Sunday, 27 May 2012


Now some of you reading this will lift an eyebrow or two, and no wonder.  Clerical dress being promoted by a reformed evangelical?  Yes.  And why not?  

Let me give you my reasons for this statement.  I can remember a day when every minister within the Presbyterian family of churches wore his clerical collar and many their pulpit robes.  That was also a day in which dignity in worship was observed.  The situation when a congregation met for the worship of God was a solemn and serious occasion.  It was not an occasion for levity and laxity.  The solemnity of the hour demanded the deepest reverence for what was being done.  Worshippers presented for worship at God’s house in a manner fitting for a visit to a king or queen.  The occasion was such that proper protocol was observed by all. 

Indeed, if these same people were to be presented to the Queen at Buckingham palace, they would ensure that they observed all necessary protocols.  They would be respectful and reverent and on their best behaviour.  Their mobile phone would be switched off in good time, so as not to upset the occasion.  They would wear their best clothes and spend time preparing to present themselves to the monarch.

Exactly the same goes for dress at work.  Many professionals are expected to dress 'professionally' for their work and even 'back-room' staff have to do likewise.  Teachers in schools would never dream of turning up to work the way some of them turn up for worship!

But not so today!  Modern Christians do not even dress as well to appear before Christ the King as they do to go to work.  Can you imagine a professional teacher turning up in school to teach his/her pupils in jeans and a sloppy tee-shirty?  The boss would not tolerate it.  There is much more respect for the one who pays the salary that there is for the Risen and Glorified Saviour Christ.

Now where has this all emanated from?  I must hold up my hands here and confess that I was in the trail of those who wore clerical dress less and less when I was in pastoral ministry.  My reason?  Oh, it was very spiritual and biblical; of course it was.  There was no distinctive dress in the New Testament, so the church today does not require it.  Simple.  Allied to this was the fact that non-evangelicals and anti-evangelicals within my denomination never failed to wear clerical dress, and I wanted to create some distance between myself and them.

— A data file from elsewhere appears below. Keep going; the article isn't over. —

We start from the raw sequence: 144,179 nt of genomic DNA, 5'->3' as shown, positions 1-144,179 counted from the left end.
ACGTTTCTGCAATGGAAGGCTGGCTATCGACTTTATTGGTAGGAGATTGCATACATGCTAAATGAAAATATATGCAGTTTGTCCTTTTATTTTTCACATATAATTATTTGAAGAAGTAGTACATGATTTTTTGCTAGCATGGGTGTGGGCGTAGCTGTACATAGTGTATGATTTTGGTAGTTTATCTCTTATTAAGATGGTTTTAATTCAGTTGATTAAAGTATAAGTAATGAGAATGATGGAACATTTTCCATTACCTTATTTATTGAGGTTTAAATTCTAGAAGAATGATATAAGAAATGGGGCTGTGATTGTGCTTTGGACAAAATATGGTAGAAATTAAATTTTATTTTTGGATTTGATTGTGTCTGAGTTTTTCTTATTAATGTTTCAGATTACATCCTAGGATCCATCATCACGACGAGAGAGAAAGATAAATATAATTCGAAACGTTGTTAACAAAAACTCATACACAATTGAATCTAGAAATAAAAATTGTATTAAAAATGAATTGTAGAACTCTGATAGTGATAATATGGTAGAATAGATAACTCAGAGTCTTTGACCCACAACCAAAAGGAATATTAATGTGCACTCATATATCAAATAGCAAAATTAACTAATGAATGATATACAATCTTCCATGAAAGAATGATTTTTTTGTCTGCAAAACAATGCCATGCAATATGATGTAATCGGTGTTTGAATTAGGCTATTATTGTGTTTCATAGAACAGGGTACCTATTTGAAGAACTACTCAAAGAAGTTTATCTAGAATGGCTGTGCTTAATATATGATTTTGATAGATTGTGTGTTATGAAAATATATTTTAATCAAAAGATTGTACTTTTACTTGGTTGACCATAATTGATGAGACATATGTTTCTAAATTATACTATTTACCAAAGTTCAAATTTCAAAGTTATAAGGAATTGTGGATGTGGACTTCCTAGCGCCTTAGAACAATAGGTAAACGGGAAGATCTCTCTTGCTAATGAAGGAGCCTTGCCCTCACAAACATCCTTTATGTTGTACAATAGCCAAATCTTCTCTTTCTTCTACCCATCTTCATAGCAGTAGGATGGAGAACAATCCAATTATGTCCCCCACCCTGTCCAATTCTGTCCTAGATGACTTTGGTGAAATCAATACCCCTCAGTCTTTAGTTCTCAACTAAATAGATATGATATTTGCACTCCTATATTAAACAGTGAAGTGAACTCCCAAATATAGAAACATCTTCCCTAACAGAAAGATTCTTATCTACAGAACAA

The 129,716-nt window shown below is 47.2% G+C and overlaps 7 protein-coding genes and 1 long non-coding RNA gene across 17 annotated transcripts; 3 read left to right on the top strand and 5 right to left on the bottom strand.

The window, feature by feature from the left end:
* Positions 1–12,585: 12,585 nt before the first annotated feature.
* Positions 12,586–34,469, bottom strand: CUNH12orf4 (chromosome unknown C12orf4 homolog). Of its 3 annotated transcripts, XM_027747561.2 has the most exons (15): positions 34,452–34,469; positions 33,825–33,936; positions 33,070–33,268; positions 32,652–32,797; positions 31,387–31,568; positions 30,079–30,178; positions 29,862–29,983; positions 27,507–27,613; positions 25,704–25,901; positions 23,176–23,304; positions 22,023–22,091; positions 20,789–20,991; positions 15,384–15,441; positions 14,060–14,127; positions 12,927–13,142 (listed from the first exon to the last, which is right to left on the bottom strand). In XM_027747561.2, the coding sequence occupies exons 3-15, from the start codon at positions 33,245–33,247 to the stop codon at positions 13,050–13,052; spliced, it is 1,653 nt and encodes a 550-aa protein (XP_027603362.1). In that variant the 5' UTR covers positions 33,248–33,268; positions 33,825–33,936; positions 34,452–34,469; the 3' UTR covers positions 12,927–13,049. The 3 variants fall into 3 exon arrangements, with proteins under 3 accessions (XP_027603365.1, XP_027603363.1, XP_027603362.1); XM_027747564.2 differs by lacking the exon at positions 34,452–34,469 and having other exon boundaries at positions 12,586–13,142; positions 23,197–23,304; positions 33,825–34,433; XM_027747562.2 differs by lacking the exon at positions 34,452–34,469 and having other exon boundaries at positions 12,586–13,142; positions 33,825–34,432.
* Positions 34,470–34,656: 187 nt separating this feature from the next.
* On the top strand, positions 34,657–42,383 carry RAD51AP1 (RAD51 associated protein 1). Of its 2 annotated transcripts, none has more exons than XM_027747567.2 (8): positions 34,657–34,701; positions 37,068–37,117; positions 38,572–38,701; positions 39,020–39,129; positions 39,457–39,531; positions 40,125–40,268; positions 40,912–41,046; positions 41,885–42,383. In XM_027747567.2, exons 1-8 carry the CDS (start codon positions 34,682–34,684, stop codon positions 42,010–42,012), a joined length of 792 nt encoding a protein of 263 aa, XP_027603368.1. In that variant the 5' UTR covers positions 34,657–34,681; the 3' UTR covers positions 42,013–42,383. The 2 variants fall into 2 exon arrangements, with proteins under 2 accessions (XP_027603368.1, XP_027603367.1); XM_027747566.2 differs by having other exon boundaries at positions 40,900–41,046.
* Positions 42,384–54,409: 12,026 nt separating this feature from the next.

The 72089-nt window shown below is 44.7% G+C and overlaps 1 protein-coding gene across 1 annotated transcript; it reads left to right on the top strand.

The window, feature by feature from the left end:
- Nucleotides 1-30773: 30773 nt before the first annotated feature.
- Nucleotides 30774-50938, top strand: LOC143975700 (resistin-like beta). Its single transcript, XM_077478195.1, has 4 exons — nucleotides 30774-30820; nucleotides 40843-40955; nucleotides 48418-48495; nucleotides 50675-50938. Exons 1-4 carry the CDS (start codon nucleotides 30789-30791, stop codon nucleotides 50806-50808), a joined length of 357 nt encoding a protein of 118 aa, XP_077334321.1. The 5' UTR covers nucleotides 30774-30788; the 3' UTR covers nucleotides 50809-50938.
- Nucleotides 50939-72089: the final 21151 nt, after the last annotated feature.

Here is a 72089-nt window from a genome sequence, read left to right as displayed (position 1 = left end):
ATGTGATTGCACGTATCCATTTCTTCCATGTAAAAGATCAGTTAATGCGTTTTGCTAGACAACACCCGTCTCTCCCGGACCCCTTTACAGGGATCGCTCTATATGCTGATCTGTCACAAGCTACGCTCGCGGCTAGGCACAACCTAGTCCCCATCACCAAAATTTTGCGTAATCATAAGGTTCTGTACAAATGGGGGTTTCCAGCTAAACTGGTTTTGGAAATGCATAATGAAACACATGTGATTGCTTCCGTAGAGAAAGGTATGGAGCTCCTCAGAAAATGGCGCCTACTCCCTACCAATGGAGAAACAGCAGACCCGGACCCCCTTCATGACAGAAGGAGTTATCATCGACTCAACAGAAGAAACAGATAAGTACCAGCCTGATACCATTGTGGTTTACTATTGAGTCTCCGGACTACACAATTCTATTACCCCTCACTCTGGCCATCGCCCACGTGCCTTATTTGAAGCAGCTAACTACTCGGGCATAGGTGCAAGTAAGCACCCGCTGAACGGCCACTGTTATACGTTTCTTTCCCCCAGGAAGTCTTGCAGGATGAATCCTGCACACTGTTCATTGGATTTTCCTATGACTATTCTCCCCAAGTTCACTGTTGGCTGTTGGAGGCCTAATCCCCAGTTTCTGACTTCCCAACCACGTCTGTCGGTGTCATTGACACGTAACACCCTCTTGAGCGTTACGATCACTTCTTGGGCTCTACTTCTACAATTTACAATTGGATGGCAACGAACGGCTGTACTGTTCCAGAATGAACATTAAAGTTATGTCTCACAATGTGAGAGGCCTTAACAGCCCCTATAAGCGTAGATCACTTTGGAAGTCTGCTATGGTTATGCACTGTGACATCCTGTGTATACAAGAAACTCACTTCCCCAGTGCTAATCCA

What has been the knock-on effect of this position?  Well, when the ministers slowly but surely stopped wearing distinctive clerical dress, the people stopped slowly but surely wearing appropriate dress when presenting themselves before the Lord each Sunday.  Then, the minister wore shirt and tie, like every other man.  Then, he stopped wearing the tie and went with an open-necked shirt.  Then it degenerated into denims and trainers, and some even wear jog suits and trainers.

What have the people done?  Have they maintained the standards appropriate to appearing before King Jesus?  Hardly.  They have exceeded their ministers in wearing provocative clothing, not conducive to the worship of the triune holy God.  They sway and gyrate with modern upbeat tunes as they sing about the Cross on which the Saviour of the world suffered and bled and died.  Then they bring in the tom-tom drums to emphasise the beat; then the other noisy instruments that tend to dominate the worship – if that is what it can now be called. 

And the result?  Exactly what C. H. Spurgeon in the nineteenth century called the ‘downgrade.’  There has been an observable down grading of the importance and solemnity of public worship to such an extent that it became an opportunity for musicians to parade their gifts and hopefully be noticed by a promoter. 

The solemnity of the worship of God has disappeared from many churches, even amongst those that claim to worship Him properly.  It is no longer the holy thing it was when I was growing up.  Now it is more of a show, a talent competition, a variety concert. 

Then we wonder why God is not present with His people in the way we would like to see and experience.  We pray for Him to be present, but what we want Him at drives Him away.  But when He does turn up in our churches, He will again have to make a whip of cords and drive out what is displeasing to Him.

For all its other-worldliness value, clerical dress did maintain a level of decorum and sanctity in the sanctuary of God’s house, and we are greatly mistaken if we think otherwise. 

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